Friday, 29 August 2014

2014 Tigers' Hitters' Batted Balls in Review #2

I haven't posted any of my batted ball or fielding surveys for quite a while, so I thought I'd start a new cycle with the Tigers, who have been most on my mind of late. This review uses a method involving batted balls to examine whether hitters might be regarded as 'unlucky'. Another way to think about it is to see who might be hitting over their heads, or who might be suffering from an excess of 'at 'em' balls and may be likely to improve.

As anyone familiar with sabermetrics knows, one can evaluate batting events by means of linear weights. What this means is that a single is worth about two-fifths of a run while a home run, because it can drive in the men on base, is worth over three times a single. Research has revealed that types of batted balls can assign similar values. Line drives are worth a lot, while infield flies are almost as good as strike outs. There is a problem in deciding what category to place a batted ball sometimes, especially the difference between a fly ball and a liner, as symbolised by the neologism 'fliner'. So one needs to treat these numbers with a degree of circumspection.

What this chart shows is the difference between a batted-ball linear weight and Fangraphs' wRC. wRC gives a supposed aggregate number of runs that should have been scored based on hitting events. Some people have flares falling in, while others hit the ball hard, but see it caught. The batted ball number also includes Ultimate Base Running, to make it more compatible with wRC. Note that the chart excludes pitchers' hitting. The first column is wRC, the second the batted ball expected runs and the third the positive or negative difference.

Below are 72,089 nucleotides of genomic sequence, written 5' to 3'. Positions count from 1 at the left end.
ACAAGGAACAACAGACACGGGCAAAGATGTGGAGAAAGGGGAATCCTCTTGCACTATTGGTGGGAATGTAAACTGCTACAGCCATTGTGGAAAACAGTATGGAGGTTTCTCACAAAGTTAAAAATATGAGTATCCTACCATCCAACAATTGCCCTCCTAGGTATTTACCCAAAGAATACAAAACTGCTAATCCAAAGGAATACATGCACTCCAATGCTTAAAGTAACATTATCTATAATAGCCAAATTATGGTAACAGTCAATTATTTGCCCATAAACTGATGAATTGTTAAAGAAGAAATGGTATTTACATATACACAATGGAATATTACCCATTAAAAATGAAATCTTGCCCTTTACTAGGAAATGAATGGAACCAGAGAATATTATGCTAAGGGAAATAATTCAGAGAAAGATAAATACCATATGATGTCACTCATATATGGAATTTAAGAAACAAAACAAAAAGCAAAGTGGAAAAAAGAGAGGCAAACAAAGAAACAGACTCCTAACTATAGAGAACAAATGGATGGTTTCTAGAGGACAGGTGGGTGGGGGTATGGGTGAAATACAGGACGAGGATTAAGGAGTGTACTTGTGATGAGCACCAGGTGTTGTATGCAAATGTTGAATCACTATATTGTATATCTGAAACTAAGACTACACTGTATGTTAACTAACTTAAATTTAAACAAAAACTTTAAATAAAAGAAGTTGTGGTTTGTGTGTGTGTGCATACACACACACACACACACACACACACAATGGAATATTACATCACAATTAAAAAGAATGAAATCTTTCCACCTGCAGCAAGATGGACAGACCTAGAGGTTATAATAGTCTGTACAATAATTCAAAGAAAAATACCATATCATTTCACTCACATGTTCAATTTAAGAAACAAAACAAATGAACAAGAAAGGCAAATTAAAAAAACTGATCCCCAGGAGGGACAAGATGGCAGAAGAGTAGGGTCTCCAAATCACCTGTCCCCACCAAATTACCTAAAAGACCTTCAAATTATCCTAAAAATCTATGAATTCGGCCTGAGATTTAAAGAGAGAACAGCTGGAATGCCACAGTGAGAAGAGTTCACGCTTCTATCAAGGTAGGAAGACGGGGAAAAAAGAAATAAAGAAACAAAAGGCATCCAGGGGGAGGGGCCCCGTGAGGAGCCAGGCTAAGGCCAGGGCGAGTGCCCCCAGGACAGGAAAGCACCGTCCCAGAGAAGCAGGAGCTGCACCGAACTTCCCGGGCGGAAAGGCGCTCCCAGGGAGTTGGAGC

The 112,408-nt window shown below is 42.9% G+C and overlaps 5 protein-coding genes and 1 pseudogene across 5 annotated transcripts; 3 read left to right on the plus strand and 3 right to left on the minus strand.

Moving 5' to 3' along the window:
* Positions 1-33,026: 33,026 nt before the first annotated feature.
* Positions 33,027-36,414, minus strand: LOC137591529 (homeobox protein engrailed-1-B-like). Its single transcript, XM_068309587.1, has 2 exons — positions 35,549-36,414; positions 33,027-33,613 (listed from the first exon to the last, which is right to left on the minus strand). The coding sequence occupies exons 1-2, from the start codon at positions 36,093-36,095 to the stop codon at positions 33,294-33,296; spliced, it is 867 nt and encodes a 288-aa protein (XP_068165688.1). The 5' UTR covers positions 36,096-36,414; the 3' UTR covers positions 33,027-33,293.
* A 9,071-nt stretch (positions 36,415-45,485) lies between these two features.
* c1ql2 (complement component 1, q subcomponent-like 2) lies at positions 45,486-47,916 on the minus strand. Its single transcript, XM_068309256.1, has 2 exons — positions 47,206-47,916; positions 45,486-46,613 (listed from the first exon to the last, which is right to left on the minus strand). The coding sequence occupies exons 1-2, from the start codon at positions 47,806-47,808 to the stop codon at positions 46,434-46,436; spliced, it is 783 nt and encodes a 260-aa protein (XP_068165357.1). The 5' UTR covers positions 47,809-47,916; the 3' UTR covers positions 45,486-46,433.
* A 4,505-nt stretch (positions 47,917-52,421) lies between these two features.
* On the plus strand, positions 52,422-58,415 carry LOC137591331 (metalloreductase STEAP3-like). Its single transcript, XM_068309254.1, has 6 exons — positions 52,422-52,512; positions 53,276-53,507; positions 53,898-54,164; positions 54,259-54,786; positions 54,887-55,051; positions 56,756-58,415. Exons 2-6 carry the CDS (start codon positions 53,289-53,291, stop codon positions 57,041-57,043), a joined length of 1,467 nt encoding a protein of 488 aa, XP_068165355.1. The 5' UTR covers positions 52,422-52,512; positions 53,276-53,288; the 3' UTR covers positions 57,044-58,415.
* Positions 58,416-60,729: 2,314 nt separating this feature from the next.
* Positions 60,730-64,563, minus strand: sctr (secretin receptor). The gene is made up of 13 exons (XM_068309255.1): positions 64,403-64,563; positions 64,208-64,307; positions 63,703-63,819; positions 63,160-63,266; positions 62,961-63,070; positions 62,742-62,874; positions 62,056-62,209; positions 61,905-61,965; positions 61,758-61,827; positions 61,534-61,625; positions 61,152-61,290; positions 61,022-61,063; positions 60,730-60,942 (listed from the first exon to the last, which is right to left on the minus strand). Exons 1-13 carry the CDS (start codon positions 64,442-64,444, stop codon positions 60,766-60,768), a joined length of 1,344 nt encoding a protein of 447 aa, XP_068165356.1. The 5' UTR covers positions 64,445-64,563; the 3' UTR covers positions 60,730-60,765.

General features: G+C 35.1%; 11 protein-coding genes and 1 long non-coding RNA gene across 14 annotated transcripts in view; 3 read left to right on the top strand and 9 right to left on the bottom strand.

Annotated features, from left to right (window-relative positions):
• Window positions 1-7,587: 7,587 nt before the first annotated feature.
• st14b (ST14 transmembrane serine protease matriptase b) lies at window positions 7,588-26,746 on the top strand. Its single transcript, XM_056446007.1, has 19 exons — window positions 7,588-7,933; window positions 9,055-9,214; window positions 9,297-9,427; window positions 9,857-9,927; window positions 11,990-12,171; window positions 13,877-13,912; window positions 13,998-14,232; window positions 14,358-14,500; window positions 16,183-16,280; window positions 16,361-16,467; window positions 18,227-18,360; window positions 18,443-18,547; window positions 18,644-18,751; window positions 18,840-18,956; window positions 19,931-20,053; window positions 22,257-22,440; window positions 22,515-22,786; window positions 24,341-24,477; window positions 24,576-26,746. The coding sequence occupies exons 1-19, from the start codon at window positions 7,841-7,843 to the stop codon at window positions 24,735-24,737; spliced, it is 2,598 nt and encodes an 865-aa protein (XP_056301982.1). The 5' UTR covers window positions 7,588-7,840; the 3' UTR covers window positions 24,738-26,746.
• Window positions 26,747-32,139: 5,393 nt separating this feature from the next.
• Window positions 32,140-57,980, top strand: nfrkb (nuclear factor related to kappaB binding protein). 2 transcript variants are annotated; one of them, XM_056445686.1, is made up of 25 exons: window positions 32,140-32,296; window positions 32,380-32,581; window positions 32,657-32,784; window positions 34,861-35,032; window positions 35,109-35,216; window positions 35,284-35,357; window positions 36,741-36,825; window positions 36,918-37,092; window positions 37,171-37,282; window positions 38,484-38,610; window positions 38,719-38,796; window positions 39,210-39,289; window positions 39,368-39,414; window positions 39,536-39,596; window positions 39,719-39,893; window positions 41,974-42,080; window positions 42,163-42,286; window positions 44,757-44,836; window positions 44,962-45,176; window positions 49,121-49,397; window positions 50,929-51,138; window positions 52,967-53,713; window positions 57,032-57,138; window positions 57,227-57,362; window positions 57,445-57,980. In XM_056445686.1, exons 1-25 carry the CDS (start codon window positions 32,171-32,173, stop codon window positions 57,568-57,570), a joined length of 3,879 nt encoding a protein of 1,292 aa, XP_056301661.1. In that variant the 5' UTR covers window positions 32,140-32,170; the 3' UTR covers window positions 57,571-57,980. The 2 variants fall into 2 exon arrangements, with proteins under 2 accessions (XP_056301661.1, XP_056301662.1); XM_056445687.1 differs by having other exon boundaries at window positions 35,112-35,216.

J.D.  Martinez         60     41    +19
Victor  Martinez      91     78    +13
Alex  Avila           43     35    + 8
Miguel  Cabrera       87     81    + 6
Rajai  Davis          48     49    - 1
Torii  Hunter         59     60    - 1
Ezequiel  Carrera      3      4    - 1
Eugenio  Suarez       25     26    - 1
Tyler  Collins         0      1    - 1
Alex  Gonzalez         1      4    - 3
Bryan  Holaday         9     12    - 3
Danny  Worth           1      5    - 4
Andrew  Romine        12     20    - 8
Nick  Castellanos     52     60    - 8
Don  Kelly            13     23    -10 
Austin  Jackson       49     60    -11
Ian  Kinsler          68     91    -23
JD-Mart continues to be fortunate on the outcomes of his batted balls, although his luck has faded quite a bit. At the other end of the scale, Ian Kinsler has slumped quite a bit. Most of the other players have moved slightly up or down, although Victor Martinez has continued to hit above his batted-ball weight at about the same pace. I predicted last time that a slump might lead to a run production problem, which as I discussed earlier in fact happened after the All-Star break. I think it is important to note that Rajai Davis has been an adequate replacement for Austin Jackson with the bat — especially with such a strong showing from Eugenio Suarez at shortstop and slight improvement from Torii Hunter — but let's see what the fielding numbers tell us about his defence.

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